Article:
Peter Mitchell: A High-Minded Creative and Courageous Bioenergetics Accountant
Energy generation and exchange are central to every process in the universe. Most observations are based on light from the visible part of the radiation spectrum that interacts with our eyes or instruments, but that spectrum is virtually infinite and much of it is still unexplored. Each of us is bombarded by many billions of neutrinos every second. These are the most weakly interacting particles known, so the overwhelming majority continues harmlessly on their way. The minutest fraction, however, do not; and we have little idea of the effects they might cause. Strongly interacting cosmic rays also arrive in large numbers, but the Earth's atmosphere and magnetism can be efficient shields. We can sometimes see the spectacular evidence of their effectiveness in the rippling aurorae. Some of these rays are more than ten million times as energetic as the highest we can generate on Earth, but we do not know how they are produced or from where they come. It is my current understanding that the universe should also be full of reverberating gravitational waves arising from the possible infinity of cataclysmic upheavals that have punctuated its long and turbulent history. Detection of these ghostlike waves would create perhaps the ultimate test of human ingenuity. Even with equipment capable of detecting strain sensitivities* of 10−21, so far we have not been able to identify a single wave positively.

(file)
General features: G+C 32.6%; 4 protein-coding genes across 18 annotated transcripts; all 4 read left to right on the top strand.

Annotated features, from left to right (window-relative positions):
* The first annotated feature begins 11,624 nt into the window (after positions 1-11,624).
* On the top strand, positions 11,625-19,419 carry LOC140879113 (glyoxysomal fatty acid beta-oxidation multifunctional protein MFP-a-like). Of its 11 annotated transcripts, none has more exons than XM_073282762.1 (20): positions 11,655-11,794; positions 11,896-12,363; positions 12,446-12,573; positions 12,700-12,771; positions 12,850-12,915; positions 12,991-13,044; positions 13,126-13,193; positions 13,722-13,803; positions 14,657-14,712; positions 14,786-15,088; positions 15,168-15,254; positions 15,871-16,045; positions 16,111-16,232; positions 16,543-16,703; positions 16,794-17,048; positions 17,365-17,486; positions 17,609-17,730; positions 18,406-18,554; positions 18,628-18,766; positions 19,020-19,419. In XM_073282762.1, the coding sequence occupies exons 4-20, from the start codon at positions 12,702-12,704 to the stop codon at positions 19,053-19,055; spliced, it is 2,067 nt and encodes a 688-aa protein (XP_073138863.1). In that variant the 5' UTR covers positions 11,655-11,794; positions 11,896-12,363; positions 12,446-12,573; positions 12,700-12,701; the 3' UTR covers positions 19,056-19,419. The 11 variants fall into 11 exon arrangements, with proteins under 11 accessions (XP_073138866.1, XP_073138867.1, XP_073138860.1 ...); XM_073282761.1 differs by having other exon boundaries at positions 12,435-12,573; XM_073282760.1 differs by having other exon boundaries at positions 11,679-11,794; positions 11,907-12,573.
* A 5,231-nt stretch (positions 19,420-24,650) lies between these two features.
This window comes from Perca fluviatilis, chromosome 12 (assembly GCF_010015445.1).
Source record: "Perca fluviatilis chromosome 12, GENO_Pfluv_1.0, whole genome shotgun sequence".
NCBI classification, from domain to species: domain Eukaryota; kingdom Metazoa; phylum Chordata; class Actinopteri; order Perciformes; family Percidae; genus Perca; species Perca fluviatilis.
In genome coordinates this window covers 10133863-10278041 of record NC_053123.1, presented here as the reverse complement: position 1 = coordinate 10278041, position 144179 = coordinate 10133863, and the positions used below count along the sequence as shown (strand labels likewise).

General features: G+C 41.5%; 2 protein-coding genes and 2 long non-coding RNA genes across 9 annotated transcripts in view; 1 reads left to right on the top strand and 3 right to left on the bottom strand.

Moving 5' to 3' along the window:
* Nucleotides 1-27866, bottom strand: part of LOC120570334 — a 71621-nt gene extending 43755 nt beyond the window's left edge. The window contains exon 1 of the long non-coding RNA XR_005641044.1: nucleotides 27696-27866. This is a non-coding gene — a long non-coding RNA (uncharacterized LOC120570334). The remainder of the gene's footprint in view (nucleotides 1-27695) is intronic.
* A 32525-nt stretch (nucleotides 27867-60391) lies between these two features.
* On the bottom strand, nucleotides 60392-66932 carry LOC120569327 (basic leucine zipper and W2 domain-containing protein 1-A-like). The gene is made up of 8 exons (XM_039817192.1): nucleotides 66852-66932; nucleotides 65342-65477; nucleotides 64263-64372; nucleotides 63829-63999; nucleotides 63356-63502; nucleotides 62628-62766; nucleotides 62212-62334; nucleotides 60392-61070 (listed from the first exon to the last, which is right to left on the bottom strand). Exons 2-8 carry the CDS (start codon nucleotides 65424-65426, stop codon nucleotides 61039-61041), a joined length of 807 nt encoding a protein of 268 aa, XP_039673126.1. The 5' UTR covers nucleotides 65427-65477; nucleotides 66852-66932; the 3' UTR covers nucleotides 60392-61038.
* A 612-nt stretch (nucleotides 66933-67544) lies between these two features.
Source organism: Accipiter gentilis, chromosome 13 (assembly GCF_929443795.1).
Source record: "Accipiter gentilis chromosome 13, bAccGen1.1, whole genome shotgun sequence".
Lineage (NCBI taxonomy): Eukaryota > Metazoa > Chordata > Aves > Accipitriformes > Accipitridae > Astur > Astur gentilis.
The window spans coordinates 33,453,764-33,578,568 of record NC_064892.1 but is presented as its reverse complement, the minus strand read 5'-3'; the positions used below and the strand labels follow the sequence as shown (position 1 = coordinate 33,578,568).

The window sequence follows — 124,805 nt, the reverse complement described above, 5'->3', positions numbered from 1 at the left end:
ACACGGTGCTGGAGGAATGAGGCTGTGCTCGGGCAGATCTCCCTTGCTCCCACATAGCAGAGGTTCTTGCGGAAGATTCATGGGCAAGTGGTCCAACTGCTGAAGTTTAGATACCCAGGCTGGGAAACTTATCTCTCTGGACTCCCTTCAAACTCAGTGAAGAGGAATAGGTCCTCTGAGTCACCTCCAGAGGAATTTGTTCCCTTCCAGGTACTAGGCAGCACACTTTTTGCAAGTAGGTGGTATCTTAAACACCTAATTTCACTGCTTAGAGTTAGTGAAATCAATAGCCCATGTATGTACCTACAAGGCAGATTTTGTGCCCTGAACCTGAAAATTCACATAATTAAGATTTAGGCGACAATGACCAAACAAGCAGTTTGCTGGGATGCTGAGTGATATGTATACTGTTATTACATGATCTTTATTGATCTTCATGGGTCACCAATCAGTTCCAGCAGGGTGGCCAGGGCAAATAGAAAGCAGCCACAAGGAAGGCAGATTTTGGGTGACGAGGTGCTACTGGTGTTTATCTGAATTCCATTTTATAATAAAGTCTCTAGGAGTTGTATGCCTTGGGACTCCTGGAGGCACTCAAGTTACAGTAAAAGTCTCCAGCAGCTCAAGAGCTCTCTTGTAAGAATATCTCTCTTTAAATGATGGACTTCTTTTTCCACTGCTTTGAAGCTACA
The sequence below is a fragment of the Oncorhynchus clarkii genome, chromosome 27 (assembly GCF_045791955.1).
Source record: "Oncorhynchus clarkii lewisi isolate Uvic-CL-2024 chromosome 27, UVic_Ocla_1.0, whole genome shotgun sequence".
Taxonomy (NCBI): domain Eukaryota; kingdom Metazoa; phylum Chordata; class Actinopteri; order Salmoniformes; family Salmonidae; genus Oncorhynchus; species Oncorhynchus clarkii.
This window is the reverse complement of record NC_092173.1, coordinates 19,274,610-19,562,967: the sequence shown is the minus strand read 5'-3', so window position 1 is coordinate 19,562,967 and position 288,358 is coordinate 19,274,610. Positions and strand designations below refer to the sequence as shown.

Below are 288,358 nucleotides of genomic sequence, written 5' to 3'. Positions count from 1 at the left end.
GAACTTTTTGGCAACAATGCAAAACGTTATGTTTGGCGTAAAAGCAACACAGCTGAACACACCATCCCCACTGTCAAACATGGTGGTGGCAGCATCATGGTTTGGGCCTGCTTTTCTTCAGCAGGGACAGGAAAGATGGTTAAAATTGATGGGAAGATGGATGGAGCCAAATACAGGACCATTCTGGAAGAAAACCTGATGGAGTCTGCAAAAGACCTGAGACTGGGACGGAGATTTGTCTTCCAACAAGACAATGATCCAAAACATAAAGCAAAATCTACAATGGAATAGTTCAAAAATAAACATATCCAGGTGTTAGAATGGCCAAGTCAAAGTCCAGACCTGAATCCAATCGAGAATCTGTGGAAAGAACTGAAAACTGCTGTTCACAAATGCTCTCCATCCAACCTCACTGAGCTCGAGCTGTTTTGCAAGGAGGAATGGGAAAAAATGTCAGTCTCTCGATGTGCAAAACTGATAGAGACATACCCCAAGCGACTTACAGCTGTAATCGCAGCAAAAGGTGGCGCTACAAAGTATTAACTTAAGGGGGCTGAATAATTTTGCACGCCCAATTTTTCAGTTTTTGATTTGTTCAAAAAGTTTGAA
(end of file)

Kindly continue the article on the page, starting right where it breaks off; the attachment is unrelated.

But all ...